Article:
“I had hit that point where I was like ‘I can’t do this,’” she said, wiping away tears. “I was fundraising and trying to parent and working part time. … It was difficult.”
Beebe said she just needed the help of an organization to make the dream for her children come true. In the end, Dot’s Tots covered more than half of cost of the dog, but Beebe said the local community also embraced her family’s struggle.
“If I wasn’t in Marysville, I don’t know that I would’ve had the success that I did have because Marysville is a community,” Beebe said.
Theo’s Journey
By the time Beebe acquired all of the money, Theo was just a puppy.
From the age of four months, Theo was trained in basic commands. A few months before being placed with Logan and Landon, the dog was taken back to Service Dogs for Warren Retrievers in Madison, Virginia, where his training was fine-tuned.
Beebe chose the organization because of its catered training program. When a dog is placed with a family, a trainer stays with them for a few days to help acclimate the service dog.
Service Dogs for Warren Retrievers raises golden retrievers and labs because people are used to seeing those types of dogs.
“They are not threatening in public. If someone sees a golden or a lab, it’s not a scary dog to most people as opposed to the bigger German shepard or dogs that way,” Erin Gray, a senior trainer with Service Dogs for Warren Retrievers, said. “They’re just great family dogs.”
Gray has been with the family since Theo’s arrival Wednesday. The family has gone on outings to get used to handling the dog in public.
“We come to the family in their environment and we do a continued training program for the success of customization for each family,” Gray said.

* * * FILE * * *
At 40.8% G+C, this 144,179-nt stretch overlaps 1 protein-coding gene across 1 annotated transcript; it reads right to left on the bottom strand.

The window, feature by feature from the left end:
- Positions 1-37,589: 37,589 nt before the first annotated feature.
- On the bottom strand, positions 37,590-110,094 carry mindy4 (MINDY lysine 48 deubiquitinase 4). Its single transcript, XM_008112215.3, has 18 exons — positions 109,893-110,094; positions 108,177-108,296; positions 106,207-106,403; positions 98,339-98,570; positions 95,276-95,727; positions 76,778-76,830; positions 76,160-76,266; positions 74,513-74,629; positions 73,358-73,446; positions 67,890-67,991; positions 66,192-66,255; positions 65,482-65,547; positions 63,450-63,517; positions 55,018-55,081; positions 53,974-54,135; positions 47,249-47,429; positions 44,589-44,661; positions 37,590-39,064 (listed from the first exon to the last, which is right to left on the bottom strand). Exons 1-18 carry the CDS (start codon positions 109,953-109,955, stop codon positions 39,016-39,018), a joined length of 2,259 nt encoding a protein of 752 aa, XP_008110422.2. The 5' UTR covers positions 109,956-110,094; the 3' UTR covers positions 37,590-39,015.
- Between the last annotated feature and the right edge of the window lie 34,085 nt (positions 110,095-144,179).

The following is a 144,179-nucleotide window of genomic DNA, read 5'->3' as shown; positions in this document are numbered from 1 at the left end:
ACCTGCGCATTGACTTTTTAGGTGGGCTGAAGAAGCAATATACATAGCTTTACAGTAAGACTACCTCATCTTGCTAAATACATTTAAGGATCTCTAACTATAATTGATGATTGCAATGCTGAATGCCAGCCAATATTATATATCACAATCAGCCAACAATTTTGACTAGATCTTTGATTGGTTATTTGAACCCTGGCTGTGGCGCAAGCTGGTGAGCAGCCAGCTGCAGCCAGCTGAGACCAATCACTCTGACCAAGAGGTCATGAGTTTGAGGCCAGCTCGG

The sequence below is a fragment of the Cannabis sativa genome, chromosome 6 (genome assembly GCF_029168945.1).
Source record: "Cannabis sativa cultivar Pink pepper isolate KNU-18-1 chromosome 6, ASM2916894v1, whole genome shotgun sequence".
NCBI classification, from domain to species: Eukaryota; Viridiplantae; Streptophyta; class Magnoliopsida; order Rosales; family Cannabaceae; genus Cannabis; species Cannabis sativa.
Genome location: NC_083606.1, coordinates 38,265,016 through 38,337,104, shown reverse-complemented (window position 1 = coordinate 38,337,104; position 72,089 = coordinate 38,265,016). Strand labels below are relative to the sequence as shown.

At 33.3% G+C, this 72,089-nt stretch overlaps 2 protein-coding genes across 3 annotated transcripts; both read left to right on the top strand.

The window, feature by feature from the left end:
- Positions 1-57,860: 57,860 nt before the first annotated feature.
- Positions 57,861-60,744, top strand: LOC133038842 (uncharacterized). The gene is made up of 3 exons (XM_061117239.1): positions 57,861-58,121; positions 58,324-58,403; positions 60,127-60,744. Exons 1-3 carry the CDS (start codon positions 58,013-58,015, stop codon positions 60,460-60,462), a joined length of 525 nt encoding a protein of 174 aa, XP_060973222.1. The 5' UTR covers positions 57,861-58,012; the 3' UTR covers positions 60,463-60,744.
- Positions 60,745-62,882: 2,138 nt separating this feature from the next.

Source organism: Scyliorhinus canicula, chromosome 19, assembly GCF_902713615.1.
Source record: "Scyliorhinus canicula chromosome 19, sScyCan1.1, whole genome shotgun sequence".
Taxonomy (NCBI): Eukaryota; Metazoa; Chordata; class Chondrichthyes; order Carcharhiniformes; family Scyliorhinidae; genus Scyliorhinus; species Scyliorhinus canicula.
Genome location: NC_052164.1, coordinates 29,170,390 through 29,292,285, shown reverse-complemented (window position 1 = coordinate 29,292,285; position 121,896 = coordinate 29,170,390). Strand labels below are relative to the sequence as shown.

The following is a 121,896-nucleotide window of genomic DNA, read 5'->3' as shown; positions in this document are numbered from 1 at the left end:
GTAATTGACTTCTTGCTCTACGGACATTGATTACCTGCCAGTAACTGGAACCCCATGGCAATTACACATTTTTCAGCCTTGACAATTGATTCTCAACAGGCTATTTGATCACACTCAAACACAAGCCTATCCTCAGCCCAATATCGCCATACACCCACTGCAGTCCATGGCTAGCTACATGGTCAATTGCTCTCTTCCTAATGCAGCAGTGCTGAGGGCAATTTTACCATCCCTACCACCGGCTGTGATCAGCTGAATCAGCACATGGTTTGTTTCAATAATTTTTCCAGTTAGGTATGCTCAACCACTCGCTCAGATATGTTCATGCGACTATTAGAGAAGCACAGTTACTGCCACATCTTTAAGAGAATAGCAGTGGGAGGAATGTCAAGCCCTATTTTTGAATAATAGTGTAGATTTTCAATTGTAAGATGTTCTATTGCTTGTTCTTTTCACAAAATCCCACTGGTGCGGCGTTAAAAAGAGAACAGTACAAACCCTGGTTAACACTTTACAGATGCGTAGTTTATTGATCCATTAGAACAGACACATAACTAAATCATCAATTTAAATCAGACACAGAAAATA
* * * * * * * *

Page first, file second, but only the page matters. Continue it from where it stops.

Gray said Theo is already watching out for the twins, which is one of the aspects that makes her job rewarding.
Life with Theo
Beebe said she can already see the impact Theo is having on the twins. On the family’s way home from Rural King on Wednesday, Logan was able to remain calm when Landon was upset.
Logan tends to self-injure, Beebe said, but with Theo around, the dog will help him stay calm. In the future, Beebe hopes to teach Theo how to take commands from the communication device Logan uses because he is nonverbal. The twins can also be tethered to Theo in public to prevent them from running away.
“I can take them out in public by myself now,” Beebe said. “We can do things like go to the zoo or go to the grocery store.”
Beebe said she is looking forward to planning her wedding, which she has not really started due to all the work it took to bring Theo into the home. Taylor and Beebe got engaged at a Dot’s Tots event in December.
The wedding will happen in Gulf Shores, Alabama. Theo is going to be the ring bearer and Logan and Landon will give Beebe away. Beebe will have peace of mind knowing Theo will keep a close watch on the twins while she and Taylor celebrate their big day.
She said each day now offers more opportunities to live.
“It’s going to improve — not just my quality of life and Matt’s quality of life — but theirs,” Beebe said. “Now they can go out and start experiencing the world more.”